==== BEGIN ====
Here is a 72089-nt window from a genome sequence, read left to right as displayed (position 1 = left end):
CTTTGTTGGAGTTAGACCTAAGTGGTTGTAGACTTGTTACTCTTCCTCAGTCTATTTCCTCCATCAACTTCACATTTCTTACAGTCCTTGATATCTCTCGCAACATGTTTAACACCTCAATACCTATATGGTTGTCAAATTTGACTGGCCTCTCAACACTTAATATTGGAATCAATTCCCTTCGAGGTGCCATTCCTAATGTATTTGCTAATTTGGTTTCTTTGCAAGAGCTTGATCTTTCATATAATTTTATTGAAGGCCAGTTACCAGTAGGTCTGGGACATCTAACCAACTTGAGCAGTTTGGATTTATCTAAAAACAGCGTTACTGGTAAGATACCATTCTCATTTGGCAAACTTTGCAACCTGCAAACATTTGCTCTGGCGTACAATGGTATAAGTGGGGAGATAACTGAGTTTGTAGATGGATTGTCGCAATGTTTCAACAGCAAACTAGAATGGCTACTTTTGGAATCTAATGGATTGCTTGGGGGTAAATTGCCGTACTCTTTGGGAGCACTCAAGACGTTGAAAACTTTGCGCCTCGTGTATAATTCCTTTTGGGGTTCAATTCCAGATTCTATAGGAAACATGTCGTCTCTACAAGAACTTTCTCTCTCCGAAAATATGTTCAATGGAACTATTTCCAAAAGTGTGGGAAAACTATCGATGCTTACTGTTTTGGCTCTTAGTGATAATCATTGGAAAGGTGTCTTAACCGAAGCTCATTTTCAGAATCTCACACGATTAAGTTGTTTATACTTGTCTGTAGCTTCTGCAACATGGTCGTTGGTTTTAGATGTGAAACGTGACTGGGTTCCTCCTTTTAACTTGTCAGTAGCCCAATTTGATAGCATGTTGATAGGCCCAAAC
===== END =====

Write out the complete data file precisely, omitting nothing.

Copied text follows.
Here is a 72089-nt window from a genome sequence, read left to right as displayed (position 1 = left end):
CTTTGTTGGAGTTAGACCTAAGTGGTTGTAGACTTGTTACTCTTCCTCAGTCTATTTCCTCCATCAACTTCACATTTCTTACAGTCCTTGATATCTCTCGCAACATGTTTAACACCTCAATACCTATATGGTTGTCAAATTTGACTGGCCTCTCAACACTTAATATTGGAATCAATTCCCTTCGAGGTGCCATTCCTAATGTATTTGCTAATTTGGTTTCTTTGCAAGAGCTTGATCTTTCATATAATTTTATTGAAGGCCAGTTACCAGTAGGTCTGGGACATCTAACCAACTTGAGCAGTTTGGATTTATCTAAAAACAGCGTTACTGGTAAGATACCATTCTCATTTGGCAAACTTTGCAACCTGCAAACATTTGCTCTGGCGTACAATGGTATAAGTGGGGAGATAACTGAGTTTGTAGATGGATTGTCGCAATGTTTCAACAGCAAACTAGAATGGCTACTTTTGGAATCTAATGGATTGCTTGGGGGTAAATTGCCGTACTCTTTGGGAGCACTCAAGACGTTGAAAACTTTGCGCCTCGTGTATAATTCCTTTTGGGGTTCAATTCCAGATTCTATAGGAAACATGTCGTCTCTACAAGAACTTTCTCTCTCCGAAAATATGTTCAATGGAACTATTTCCAAAAGTGTGGGAAAACTATCGATGCTTACTGTTTTGGCTCTTAGTGATAATCATTGGAAAGGTGTCTTAACCGAAGCTCATTTTCAGAATCTCACACGATTAAGTTGTTTATACTTGTCTGTAGCTTCTGCAACATGGTCGTTGGTTTTAGATGTGAAACGTGACTGGGTTCCTCCTTTTAACTTGTCAGTAGCCCAATTTGATAGCATGTTGATAGGCCCAAAC